(i)the interrelation of operations;
(ii)the common management;
(iii)the centralized control of labor relations; and
(iv)the common ownership or financial control,
of the employer and the corporation.
(d) Medical examinations and inquiries
(1) In general
The prohibition against discrimination as referred to in subsection (a) of this section shall include medical examinations and inquiries.
(A) Prohibited examination or inquiry
Except as provided in paragraph (3), a covered entity shall not conduct a medical examination or make inquiries of a job applicant as to whether such applicant is an individual with a disability or as to the nature or severity of such disability.
(B) Acceptable inquiry
A covered entity may make preemployment inquiries into the ability of an applicant to perform job-related functions.
(3) Employment entrance examination
A covered entity may require a medical examination after an offer of employment has been made to a job applicant and prior to the commencement of the employment duties of such applicant, and may condition an offer of employment on the results of such examination, if—
(A)all entering employees are subjected to such an examination regardless of disability;
(B)information obtained regarding the medical condition or history of the applicant is collected and maintained on separate forms and in separate medical files and is treated as a confidential medical record, except that—
(i)supervisors and managers may be informed regarding necessary restrictions on the work or duties of the employee and necessary accommodations;
(ii)first aid and safety personnel may be informed, when appropriate, if the disability might require emergency treatment; and
(iii)government officials investigating compliance with this chapter shall be provided relevant information on request; and
(C)the results of such examination are used only in accordance with this subchapter.
(4) Examination and inquiry
(A) Prohibited examinations and inquiries
A covered entity shall not require a medical examination and shall not make inquiries of an employee as to whether such employee is an individual with a disability or as to the nature or severity of the disability, unless such examination or inquiry is shown to be job-related and consistent with business necessity.
(B) Acceptable examinations and inquiries
A covered entity may conduct voluntary medical examinations, including voluntary medical histories, which are part of an employee health program available to employees at that work site. A covered entity may make inquiries into the ability of an employee to perform job-related functions.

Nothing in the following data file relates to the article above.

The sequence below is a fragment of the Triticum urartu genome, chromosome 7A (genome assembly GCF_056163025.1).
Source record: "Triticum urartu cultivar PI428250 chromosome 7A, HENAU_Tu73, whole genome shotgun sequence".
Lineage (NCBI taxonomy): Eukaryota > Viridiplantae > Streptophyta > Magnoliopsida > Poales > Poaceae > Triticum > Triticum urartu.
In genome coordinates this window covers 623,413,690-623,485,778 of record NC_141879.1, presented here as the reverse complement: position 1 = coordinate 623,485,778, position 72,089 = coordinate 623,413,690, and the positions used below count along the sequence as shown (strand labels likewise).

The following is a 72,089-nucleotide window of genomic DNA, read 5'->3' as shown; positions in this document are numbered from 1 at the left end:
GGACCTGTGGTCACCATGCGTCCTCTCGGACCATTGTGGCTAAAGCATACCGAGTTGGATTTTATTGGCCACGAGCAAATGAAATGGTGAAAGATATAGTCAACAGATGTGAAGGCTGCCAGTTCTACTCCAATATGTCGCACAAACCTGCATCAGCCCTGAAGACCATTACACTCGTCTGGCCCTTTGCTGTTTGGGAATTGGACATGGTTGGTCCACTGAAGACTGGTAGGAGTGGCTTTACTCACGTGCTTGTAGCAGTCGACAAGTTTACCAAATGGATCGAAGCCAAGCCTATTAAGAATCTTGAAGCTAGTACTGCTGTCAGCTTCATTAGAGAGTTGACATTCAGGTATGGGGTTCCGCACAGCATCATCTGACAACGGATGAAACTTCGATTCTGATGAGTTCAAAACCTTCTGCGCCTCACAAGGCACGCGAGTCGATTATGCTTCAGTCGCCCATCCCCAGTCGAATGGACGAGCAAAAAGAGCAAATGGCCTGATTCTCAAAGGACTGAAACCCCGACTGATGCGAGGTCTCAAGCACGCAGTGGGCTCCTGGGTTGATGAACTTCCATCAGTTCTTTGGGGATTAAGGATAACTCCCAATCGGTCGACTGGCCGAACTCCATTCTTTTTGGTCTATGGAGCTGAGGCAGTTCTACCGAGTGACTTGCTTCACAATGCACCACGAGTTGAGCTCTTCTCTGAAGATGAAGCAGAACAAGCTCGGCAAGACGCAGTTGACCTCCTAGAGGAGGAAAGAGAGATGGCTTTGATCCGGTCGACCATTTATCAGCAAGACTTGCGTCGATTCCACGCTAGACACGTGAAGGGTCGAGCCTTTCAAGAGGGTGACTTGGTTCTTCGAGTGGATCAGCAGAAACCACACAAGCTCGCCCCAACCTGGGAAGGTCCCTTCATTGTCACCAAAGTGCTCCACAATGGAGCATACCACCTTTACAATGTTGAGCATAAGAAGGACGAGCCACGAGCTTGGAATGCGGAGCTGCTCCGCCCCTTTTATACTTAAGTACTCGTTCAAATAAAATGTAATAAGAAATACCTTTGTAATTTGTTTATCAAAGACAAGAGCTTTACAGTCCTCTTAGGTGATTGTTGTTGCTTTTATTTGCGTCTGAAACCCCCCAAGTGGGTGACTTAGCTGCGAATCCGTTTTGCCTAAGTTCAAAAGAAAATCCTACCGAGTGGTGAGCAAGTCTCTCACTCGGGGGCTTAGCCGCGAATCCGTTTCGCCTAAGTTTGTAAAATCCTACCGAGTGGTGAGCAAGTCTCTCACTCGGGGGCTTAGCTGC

Information obtained under subparagraph (B) regarding the medical condition or history of any employee are subject to the requirements of subparagraphs (B) and (C) of paragraph (3).
This chapter, referred to in subsec. (d)(3)(B)(iii), was in the original “this Act”, meaning Pub. L. 101–336, July 26, 1990, 104 Stat. 327, which is classified principally to this chapter. For complete classification of this Act to the Code, see Short Title note set out under section
12101 of this title and Tables.
2008—Subsec. (a). Pub. L. 110–325, § 5(a)(1), substituted “on the basis of disability” for “with a disability because of the disability of such individual”.
Subsec. (b). Pub. L. 110–325, § 5(a)(2), substituted “discriminate against a qualified individual on the basis of disability” for “discriminate” in introductory provisions.
1991—Subsecs. (c), (d). Pub. L. 102–166added subsec. (c) and redesignated former subsec. (c) as (d).
The table below lists the classification updates, since Jan. 3, 2012, for this section. Updates to a broader range of sections may be found at the update page for containing chapter, title, etc.
The most recent Classification Table update that we have noticed was Tuesday, August 13, 2013
An empty table indicates that we see no relevant changes listed in the classification tables. If you suspect that our system may be missing something, please double-check with the Office of the Law Revision Counsel.